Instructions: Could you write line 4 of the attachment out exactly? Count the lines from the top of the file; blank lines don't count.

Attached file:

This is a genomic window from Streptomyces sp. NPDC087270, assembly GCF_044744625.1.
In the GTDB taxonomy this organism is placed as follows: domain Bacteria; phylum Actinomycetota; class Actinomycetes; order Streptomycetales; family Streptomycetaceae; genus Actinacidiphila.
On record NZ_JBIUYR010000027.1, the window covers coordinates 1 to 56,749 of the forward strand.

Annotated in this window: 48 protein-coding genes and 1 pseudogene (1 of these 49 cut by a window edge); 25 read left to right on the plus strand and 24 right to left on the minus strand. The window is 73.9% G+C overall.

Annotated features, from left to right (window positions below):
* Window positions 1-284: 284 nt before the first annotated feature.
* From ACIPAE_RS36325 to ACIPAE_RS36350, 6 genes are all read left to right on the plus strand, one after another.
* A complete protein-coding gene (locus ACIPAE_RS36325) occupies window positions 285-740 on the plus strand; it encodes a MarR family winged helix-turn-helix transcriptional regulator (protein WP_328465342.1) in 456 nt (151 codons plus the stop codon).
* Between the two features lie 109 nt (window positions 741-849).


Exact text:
Annotated in this window: 48 protein-coding genes and 1 pseudogene (1 of these 49 cut by a window edge); 25 read left to right on the plus strand and 24 right to left on the minus strand. The window is 73.9% G+C overall.